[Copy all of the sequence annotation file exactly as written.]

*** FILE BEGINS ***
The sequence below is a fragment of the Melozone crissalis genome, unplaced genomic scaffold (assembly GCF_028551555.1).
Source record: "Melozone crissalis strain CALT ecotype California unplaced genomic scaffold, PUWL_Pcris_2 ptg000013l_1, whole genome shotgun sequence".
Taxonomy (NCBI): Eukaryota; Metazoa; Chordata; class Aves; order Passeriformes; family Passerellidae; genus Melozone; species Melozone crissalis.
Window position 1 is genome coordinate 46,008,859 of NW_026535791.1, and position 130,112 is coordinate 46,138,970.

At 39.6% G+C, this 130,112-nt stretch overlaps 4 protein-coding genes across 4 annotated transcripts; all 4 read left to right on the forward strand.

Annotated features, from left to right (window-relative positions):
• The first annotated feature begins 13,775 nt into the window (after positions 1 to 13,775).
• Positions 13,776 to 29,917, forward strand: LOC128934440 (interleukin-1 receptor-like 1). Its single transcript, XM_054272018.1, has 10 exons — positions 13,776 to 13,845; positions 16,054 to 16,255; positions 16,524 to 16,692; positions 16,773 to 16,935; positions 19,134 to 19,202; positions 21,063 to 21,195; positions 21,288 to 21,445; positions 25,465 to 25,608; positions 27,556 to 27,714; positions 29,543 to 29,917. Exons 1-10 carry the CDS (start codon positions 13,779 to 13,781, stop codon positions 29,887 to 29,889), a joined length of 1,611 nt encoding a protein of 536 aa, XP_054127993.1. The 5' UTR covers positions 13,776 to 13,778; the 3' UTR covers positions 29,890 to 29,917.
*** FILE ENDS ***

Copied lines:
The sequence below is a fragment of the Melozone crissalis genome, unplaced genomic scaffold (assembly GCF_028551555.1).
Source record: "Melozone crissalis strain CALT ecotype California unplaced genomic scaffold, PUWL_Pcris_2 ptg000013l_1, whole genome shotgun sequence".
Taxonomy (NCBI): Eukaryota; Metazoa; Chordata; class Aves; order Passeriformes; family Passerellidae; genus Melozone; species Melozone crissalis.
Window position 1 is genome coordinate 46,008,859 of NW_026535791.1, and position 130,112 is coordinate 46,138,970.

At 39.6% G+C, this 130,112-nt stretch overlaps 4 protein-coding genes across 4 annotated transcripts; all 4 read left to right on the forward strand.

Annotated features, from left to right (window-relative positions):
• The first annotated feature begins 13,775 nt into the window (after positions 1 to 13,775).
• Positions 13,776 to 29,917, forward strand: LOC128934440 (interleukin-1 receptor-like 1). Its single transcript, XM_054272018.1, has 10 exons — positions 13,776 to 13,845; positions 16,054 to 16,255; positions 16,524 to 16,692; positions 16,773 to 16,935; positions 19,134 to 19,202; positions 21,063 to 21,195; positions 21,288 to 21,445; positions 25,465 to 25,608; positions 27,556 to 27,714; positions 29,543 to 29,917. Exons 1-10 carry the CDS (start codon positions 13,779 to 13,781, stop codon positions 29,887 to 29,889), a joined length of 1,611 nt encoding a protein of 536 aa, XP_054127993.1. The 5' UTR covers positions 13,776 to 13,778; the 3' UTR covers positions 29,890 to 29,917.